Nights in the Moon Lily Garden – Chapter One

Part One

The Early Life

Of

Oceané,

Writer and Student

Artist and Meditator

 

having a look in good

by

Vanessa Anne Walsh

 

Praise to Manjushri

manjushri 4

 

zzzzzzzzzzzzzzzzzzz (starts off with a little bit of sleeping)

Homage to my Guru and Protector,

Who holds to his her heart a scriptural text

(little bit of girly laughing)

Symbolic of seeing all things as they are

Whose intelligence shines forth

unclouded by delusions or traces of ignorance

full of compassion

(rest)

Who teaches in sixty ways, with the loving compassion

Of a father for his only son,

All creatures caught in the prison of samsara,

Confused in the darkness of their ignorance,

Overwhelmed by the suffering.

You, Buddha, whose dragon-thunder-like proclamation of Dharma,

Arouses us from the stupor of our delusions

And frees us from the iron chains of our karma,

Who wields the sword of wisdom hewing down suffering

helicopter grand canyon 1

(an awesome flight over the grand canyon, just like the one my father took me on when I was seven)

Wherever it sprouts appear,

helicopter grand canyon 2

(It was amazing flying up close to the cliff face and stopping suspended in the air)

 

Clearing away the darkness of all ignorance;

You, whose princely body is adorned,

With the one hundred and twelve marks of a Buddha,

(tried)

Who has completed the stages achieving

The highest perfections of a Bodhisattva,

(more laughing)…thanks so much Lama Zopa

(you tried)

Who has been pure from the beginning,

I bow down to you Manjushri.

 

OM AH RA PA SA NA DHI DHI DHI DHI DHI DHI DHI DHI DHI DHI DHI DHI DHI DHI DHI DHI DHI DHI DHI

 

With the brilliance of your wisdom, O Compassionate One,

Illuminate the darkness enclosing my mind,

Enlighten my intelligence and wisdom

So that I may gain insight

Into the Buddha’s words and the text that explain them.

 

Listen like a deer to the Holy Dharma

 

Offering

Regular offerings appreciated. Thank you for supporting this community orientated project.

A$1,000.00

xj6 yellow dads car
Dad’s Car

 

Not a random act of courage

 

This is a story about a young girl, named Oceané, who is raised by her family under the illusion that material comfort and prosperity will always be a given in life. Once her family unit collapses and she faces the loss of her material status, Oceané begins to realize she is ill-equipped mentally to handle the perilous journey she quickly finds herself on. Battling to find direction and meaning to life throughout her university years, she embarks on a spiritual quest to unlock the door to mental peace and happiness. After many years of searching, she finally meets a true spiritual guide, and her life begins to take a happy turn. As this master empowers Oceané with the confidence to explore her true potential, he slowly guides her towards states of inner peace and fulfillment that are beyond Oceané’s wildest imaginings.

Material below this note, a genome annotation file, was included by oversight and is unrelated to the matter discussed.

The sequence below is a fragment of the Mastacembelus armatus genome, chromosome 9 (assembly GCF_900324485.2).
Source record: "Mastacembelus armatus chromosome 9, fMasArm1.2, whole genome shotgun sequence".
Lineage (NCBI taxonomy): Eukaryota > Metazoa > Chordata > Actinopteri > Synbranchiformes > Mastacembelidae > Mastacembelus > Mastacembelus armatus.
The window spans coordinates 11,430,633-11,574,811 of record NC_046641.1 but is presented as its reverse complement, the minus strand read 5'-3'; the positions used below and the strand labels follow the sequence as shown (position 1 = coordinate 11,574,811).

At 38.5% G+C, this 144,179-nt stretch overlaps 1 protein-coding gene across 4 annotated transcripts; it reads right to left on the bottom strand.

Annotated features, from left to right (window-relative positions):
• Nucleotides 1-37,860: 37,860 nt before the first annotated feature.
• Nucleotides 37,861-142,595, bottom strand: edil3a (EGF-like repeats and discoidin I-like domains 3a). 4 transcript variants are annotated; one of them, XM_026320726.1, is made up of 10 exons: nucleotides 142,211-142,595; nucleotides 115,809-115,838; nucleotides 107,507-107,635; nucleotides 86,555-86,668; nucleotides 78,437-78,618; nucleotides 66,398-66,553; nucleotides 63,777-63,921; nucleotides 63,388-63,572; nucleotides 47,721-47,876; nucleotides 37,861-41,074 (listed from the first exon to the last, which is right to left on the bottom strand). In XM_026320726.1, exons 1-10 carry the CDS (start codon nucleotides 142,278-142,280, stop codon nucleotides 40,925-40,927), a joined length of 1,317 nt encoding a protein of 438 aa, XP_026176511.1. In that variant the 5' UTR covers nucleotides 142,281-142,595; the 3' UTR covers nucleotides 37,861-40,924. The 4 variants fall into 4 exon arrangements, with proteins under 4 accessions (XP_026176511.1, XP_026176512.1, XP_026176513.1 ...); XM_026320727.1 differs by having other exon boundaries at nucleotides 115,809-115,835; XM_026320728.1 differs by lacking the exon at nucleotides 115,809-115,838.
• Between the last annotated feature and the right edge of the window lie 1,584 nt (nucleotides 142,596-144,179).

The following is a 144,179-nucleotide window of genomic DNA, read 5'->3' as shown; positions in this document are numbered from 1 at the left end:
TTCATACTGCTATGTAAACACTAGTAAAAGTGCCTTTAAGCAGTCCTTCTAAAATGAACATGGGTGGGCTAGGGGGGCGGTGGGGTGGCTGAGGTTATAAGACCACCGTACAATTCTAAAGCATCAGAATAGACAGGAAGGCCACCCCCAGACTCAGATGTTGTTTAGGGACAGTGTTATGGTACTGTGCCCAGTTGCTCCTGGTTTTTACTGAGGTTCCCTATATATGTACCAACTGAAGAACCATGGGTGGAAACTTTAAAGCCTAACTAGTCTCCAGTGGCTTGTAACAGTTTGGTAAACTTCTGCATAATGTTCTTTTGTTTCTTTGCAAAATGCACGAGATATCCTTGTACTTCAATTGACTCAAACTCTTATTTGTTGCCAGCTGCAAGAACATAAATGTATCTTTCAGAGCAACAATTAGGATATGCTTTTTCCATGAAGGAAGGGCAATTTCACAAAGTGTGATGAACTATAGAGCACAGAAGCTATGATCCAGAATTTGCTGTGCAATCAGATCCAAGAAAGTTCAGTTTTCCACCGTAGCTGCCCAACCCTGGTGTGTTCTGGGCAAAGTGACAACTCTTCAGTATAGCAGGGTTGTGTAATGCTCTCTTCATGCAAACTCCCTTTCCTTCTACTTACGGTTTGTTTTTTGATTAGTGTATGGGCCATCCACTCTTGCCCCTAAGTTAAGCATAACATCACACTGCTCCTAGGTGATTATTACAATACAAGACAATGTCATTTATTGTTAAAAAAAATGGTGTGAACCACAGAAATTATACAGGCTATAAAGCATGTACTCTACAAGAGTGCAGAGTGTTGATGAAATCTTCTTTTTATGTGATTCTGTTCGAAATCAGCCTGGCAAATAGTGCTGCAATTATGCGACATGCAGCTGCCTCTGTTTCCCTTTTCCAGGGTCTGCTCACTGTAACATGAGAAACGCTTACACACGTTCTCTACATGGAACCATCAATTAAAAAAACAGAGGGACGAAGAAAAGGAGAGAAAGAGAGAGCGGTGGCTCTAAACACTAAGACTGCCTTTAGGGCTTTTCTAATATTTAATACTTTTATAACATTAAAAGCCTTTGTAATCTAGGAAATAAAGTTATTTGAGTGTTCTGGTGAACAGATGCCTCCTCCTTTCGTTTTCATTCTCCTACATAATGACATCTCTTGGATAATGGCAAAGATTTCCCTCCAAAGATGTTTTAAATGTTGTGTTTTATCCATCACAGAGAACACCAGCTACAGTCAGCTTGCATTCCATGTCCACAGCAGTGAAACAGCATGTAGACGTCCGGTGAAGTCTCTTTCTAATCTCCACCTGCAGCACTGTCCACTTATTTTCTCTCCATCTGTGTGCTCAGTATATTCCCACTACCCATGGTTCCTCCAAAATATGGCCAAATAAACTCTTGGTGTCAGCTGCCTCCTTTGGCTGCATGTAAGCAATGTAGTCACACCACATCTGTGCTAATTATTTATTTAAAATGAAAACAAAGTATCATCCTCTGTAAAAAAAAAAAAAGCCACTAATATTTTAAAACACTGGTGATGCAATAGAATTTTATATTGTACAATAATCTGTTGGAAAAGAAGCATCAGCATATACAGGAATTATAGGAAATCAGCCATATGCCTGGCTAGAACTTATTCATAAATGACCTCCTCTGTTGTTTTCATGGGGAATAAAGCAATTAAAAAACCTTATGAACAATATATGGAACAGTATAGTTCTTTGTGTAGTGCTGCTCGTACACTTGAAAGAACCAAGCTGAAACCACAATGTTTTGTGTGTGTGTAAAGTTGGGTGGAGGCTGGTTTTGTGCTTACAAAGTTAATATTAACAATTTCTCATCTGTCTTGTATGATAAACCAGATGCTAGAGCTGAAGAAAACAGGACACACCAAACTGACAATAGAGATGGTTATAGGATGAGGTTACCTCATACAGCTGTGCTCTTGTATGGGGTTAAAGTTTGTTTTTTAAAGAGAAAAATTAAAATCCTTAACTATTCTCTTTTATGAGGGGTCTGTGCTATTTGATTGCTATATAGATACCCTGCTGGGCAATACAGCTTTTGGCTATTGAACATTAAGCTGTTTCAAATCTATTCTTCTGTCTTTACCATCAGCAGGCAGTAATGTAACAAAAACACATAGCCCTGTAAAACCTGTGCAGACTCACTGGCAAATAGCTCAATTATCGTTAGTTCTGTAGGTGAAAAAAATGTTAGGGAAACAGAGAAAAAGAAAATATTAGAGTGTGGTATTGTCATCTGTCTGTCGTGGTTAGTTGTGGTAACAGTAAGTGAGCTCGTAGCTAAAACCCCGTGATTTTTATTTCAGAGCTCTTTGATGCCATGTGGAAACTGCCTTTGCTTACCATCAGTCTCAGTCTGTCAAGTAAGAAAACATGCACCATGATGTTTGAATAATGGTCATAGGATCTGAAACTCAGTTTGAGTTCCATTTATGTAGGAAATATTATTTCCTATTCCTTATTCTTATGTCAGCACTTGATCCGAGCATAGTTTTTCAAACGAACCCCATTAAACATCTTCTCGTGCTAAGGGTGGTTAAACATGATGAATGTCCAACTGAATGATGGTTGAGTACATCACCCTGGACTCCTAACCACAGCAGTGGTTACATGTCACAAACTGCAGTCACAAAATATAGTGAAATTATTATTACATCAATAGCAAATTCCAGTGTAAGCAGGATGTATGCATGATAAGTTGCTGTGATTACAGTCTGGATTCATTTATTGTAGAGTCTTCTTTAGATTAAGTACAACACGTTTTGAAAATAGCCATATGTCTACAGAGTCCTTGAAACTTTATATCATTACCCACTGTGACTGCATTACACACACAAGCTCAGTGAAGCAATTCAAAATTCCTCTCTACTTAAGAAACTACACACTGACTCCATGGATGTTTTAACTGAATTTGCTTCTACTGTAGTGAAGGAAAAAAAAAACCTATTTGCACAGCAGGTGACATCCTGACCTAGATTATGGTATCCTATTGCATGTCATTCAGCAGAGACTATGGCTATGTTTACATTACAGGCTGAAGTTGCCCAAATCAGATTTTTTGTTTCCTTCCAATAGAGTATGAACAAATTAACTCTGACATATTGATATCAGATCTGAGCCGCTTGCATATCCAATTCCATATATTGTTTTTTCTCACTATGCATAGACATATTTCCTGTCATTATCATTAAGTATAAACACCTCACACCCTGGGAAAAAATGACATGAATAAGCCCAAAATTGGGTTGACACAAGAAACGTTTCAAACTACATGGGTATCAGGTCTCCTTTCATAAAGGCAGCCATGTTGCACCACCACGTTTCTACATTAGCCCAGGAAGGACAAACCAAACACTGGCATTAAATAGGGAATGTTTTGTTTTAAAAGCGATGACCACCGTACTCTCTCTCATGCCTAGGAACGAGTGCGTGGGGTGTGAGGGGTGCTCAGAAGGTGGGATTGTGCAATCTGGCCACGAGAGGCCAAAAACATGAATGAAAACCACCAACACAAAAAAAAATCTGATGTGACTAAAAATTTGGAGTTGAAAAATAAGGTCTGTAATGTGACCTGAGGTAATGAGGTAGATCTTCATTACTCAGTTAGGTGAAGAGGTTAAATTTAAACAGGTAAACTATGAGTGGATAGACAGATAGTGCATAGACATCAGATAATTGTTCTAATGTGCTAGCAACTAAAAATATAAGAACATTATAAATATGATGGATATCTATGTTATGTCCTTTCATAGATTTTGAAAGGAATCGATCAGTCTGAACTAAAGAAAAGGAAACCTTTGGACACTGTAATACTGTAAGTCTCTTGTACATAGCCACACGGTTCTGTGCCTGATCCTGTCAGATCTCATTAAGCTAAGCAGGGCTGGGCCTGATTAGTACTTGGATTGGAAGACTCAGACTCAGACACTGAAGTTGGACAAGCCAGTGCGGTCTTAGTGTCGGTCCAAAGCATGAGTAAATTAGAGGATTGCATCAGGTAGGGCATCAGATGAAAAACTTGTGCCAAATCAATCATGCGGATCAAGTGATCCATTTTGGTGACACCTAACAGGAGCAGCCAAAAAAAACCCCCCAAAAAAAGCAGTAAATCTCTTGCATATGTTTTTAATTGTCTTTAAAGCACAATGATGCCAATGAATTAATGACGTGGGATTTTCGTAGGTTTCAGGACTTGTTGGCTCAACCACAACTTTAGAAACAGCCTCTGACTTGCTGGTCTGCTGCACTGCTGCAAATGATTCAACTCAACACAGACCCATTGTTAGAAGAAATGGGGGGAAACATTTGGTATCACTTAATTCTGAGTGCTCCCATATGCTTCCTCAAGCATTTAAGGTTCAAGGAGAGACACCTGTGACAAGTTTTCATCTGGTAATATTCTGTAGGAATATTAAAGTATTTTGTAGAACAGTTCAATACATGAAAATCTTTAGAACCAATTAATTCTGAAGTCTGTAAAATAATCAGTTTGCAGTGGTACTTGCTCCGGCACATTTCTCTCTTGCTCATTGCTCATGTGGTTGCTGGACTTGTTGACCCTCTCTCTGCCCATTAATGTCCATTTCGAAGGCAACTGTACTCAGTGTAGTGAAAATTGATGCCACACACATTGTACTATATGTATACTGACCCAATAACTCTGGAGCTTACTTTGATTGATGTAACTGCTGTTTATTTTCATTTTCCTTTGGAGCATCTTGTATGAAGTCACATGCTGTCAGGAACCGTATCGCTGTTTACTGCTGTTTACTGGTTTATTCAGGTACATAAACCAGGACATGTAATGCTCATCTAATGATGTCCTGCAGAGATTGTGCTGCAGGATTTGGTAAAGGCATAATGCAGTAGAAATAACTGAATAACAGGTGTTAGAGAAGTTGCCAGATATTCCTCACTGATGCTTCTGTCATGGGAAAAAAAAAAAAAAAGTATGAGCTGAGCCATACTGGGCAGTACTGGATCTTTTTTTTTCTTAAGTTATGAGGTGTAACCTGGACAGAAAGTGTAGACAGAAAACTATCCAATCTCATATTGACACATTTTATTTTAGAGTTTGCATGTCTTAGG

Little does Oceané realize that her decision to follow a spiritual guide will set off a chain of events that will see her ostracized by her friends and family and left simply with the support of her companion Noah, and spiritual guide, Rinpoche. Oceané’s mother, Grace, becomes her arch nemesis, in a battle to prove that Oceané is wasting everyone’s time and money pursuing the spiritual path. Grace becomes determined to prove it is only by harming others and living selfishly that one has any chance of securing material success. Oceané confronts failure upon failure, and disappointing losses and hardships before finally deciding to retreat from the world in an effort to uncover the true source of her problems.

This is a story about how to achieve inner peace.

Offering

Thank you for supporting this community friendly Buddhist project. We appreciate your interest and support.

A$2,000.00

 

What the?

 

These days, people commonly think that living a fast paced life style is something to chase after and work towards. In reality, nothing could be further from the truth. If happiness is what you are looking for, the only real way to achieve this is by understanding the nature of reality and learning how to control and harness the positive potential and energy of one’s mind. To achieve inner peace, one must turn one’s focus inwards and observe the mind. The mind is not the brain. The mind is clear and knowing, having no shape, form or color. Only the grosser levels of consciousness depend upon the functioning of the brain. Subtle levels of mind will know and see that the mind itself is formless. The omniscient mind of Buddha perceives all objects.

Instead of being pushed and pulled in every direction by one’s negative thoughts, such as desire, attachment, anger, hatred, jealousy, competitiveness, doubt, pride, wrong view and ignorance, one is required to abandon harmful and destructive ways of thinking, letting go of wrong objects that cause the mind to become agitated and upset. The reason one must abandon all negative ways of thinking and acting is because only by abandoning the negative mind, can one secure a state of being that is free from suffering. Attachment, aversion and ignorance are the three poisonous minds that cause endless suffering to both ourselves and others. Only by achieving inner peace can one secure real peace. Nirvana is peace and enlightenment is the fully purified state of perfection.

I could write a discourse on the path to inner peace and happiness, however it is of more use to explain a little bit more about family life, to help aid and further develop our understanding of the ways and means to achieve inner peace and freedom from suffering.

Offering

Please support our dharma practice. We appreciate ongoing support.